There are so many stories across the media, particularly during lockdown, that celebrate all the good work taking place, bringing our communities together. Lots of these stories focus on different age groups supporting one another. Intergenerational projects are positive and effective ways of continuing to strengthen community links. Focusing on bringing together members of the community from all different ages, from the oldest to the youngest and everyone in between, intergenerational projects are a core component of building community.
Research carried out by the United Nations shows that by the year 2050, the number of people over the age of 60 is projected to rise by 50% in developed countries and triple in developing countries, with global life expectancy increasing to 75 years. Added to this, families are becoming smaller with more young people postponing marriage, having fewer children and several generations of the same family no longer living in the same household. Safe to say, the world is changing.
The importance of creating intergenerational relationships is crucial, now more than ever, when we see segregation across many parts of our communities. The UN’s report, ‘Family Policy in a Changing World: Promoting Social Protection and Intergenerational Solidarity’ states that:
‘...meaningful relationships based on mutual understanding between intergenerational family members are indispensable for social integration and cohesion’.
At the Youth Trust, we believe that enabling young people to lead social action within their communities not only brings about benefits for the people that they are serving, but also for the young people themselves. We are constantly blown away by stories of generations being brought together through social action, with lasting relationships built.
Not only do intergenerational social action projects help different age groups relate to one another, they also encourage a breakdown of stereotypes, cultivating a space for empathy and understanding to grow between generations. Cultural traditions can be valued and passed down, whilst meaningful relationships can be pursued. Also, young people can practice and learn communication skills, improving their confidence to speak to people who they may not normally talk to.
A United for All Ages report, highlighted that bringing young and older people together can tackle issues facing the next generation – from poor health, anxiety and loneliness, to educational attainment and social mobility. The report also shows the importance of intergenerational projects boosting confidence, skills and opportunities for children and young people, while changing attitudes towards ageing.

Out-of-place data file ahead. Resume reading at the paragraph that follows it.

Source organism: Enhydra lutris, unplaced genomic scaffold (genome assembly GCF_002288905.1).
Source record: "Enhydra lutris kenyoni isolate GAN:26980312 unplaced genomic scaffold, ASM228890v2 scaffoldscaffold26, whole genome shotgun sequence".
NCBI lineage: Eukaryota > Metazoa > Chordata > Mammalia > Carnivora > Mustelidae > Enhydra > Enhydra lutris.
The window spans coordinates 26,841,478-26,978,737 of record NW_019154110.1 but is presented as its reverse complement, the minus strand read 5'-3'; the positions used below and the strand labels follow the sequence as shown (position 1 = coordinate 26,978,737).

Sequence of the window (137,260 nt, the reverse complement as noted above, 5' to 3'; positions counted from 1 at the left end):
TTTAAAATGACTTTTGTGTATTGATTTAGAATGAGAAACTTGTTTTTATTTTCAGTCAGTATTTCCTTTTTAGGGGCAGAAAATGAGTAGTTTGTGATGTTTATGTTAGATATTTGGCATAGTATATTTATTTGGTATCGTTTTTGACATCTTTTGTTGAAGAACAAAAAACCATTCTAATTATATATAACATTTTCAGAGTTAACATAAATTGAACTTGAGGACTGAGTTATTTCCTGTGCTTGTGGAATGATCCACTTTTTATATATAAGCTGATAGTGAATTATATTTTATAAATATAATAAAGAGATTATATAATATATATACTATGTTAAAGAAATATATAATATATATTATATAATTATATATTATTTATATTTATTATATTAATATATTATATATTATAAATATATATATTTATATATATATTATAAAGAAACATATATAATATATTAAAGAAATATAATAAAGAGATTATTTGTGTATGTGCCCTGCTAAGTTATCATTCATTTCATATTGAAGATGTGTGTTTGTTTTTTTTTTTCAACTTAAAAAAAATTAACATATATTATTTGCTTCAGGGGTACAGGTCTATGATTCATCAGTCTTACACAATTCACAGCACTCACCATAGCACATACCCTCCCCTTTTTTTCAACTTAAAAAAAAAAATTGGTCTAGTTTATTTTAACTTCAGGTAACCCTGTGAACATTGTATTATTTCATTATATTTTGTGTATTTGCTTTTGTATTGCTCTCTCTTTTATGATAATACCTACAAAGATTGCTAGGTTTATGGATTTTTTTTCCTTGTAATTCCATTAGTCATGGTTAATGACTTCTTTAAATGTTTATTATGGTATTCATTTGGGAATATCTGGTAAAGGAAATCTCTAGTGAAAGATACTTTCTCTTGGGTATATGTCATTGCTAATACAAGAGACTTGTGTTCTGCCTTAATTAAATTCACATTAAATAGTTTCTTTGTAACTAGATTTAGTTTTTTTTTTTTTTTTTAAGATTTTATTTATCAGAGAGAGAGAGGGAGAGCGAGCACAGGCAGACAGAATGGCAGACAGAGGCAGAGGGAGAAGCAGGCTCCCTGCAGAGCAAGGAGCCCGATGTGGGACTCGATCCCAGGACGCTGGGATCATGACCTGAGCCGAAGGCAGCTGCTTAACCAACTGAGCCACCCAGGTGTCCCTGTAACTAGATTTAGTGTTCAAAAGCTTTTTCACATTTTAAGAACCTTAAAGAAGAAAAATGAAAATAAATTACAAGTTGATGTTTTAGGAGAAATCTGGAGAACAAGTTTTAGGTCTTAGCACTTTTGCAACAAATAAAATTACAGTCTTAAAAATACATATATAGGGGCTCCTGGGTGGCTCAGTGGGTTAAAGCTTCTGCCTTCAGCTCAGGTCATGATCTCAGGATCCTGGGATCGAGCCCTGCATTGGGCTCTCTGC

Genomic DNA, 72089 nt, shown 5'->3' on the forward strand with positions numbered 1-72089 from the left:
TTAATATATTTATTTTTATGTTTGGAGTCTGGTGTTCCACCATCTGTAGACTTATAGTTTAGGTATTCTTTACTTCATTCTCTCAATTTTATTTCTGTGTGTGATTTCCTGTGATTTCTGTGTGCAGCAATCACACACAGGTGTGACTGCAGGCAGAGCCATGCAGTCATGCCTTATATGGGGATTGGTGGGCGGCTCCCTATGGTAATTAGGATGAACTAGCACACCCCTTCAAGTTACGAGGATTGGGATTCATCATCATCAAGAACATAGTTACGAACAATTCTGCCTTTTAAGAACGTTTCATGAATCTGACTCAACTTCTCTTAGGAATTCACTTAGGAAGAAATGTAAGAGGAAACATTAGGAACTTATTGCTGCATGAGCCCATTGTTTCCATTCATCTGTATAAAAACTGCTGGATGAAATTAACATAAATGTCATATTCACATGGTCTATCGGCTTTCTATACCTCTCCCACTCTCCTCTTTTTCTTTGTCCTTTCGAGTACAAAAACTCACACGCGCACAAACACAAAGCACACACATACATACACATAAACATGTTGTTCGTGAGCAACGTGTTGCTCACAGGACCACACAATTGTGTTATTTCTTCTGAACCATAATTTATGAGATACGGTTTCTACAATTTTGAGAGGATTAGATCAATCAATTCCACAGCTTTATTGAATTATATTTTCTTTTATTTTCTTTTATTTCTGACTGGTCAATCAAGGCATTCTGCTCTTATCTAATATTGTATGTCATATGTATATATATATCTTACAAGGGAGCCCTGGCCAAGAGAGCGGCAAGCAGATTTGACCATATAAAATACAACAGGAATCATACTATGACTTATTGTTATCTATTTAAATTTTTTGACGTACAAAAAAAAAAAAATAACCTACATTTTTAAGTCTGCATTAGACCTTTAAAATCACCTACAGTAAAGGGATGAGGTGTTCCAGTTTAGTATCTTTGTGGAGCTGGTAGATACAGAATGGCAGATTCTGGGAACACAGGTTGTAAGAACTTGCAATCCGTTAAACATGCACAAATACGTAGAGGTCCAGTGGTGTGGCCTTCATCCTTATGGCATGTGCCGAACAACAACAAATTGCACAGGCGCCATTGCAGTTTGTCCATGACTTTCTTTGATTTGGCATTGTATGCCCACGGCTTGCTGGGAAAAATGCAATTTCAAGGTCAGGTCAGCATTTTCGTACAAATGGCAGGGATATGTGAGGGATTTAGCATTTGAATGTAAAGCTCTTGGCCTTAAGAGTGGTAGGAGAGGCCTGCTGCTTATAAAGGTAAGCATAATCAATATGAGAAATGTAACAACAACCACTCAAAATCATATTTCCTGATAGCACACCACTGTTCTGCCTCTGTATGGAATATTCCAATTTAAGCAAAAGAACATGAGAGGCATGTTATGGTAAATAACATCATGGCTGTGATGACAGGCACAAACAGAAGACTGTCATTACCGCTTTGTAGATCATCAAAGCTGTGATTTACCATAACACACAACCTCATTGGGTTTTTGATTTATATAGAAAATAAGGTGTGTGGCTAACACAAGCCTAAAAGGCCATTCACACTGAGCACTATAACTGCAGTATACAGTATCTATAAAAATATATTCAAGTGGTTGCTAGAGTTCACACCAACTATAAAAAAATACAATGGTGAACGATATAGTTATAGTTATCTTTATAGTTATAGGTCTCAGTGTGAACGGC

Studies have shown that older adults, including those with dementia, have been shown to have improved memory and a more positive outlook as a result of interacting with young children. Some of our Young Leaders have seen this first-hand.
The Young Leaders Award actively encourages young people to engage with projects in their communities, many of which include working with people of different ages and from different social and economic backgrounds. Some of these projects involve working directly with residential care home or specific community projects which focus on the elderly, whilst others focus on family and the support that can be offered there.
Some of our Key Stage 1 Young Leaders have been involved in visits to their local sheltered accommodation. Over several weeks they built relationships by playing games, baking, hosting coffee mornings and garden parties and holding music and movement sessions.
“The children have been engaged with every step of their journey and have looked forward to the session each week! Lots of the children have also engaged with their challenges outside of school too!”
Year 1 Teacher
One of our Key Stage 2 Young Leaders, who has taken part in intergenerational projects at their local residential home, said,
“People may think that older people go to retirement homes and need help all the time. Furthermore, people think that the younger generation don’t exercise and play on games all the time. This project will change this perception because not all of the older generation need help. They can help us children by teaching us about the past, how we can show respect to local residents and develop a sense of community spirit between two different generations.”
The Young Leaders at one of our Key Stage 3 schools arranged for an art specialist to visit a residential care home so the residents and students could decorate pottery together. After the event, the young leaders spoke of the benefits of working with the older generation:
‘We wanted the older people to feel more loved and cared for. The older generation won’t be here forever. It’s important to build new memories and relationships. My confidence and compassion have increased, and I have a different perspective towards others.’
Intergenerational social action projects hold many benefits for both the young and old in our communities. Throughout this difficult time in lockdown, we’d love to encourage you to support young people reaching out to the elderly in your communities in a safe way. For ideas of how to do this at home, or in school with the children of key workers, visit out YLA at Home hub. For more ideas on intergenerational social action projects, get in touch with us here.
Watch Key Stage 3 Young Leaders from Bingley Grammar School share their experiences of intergenerational social action: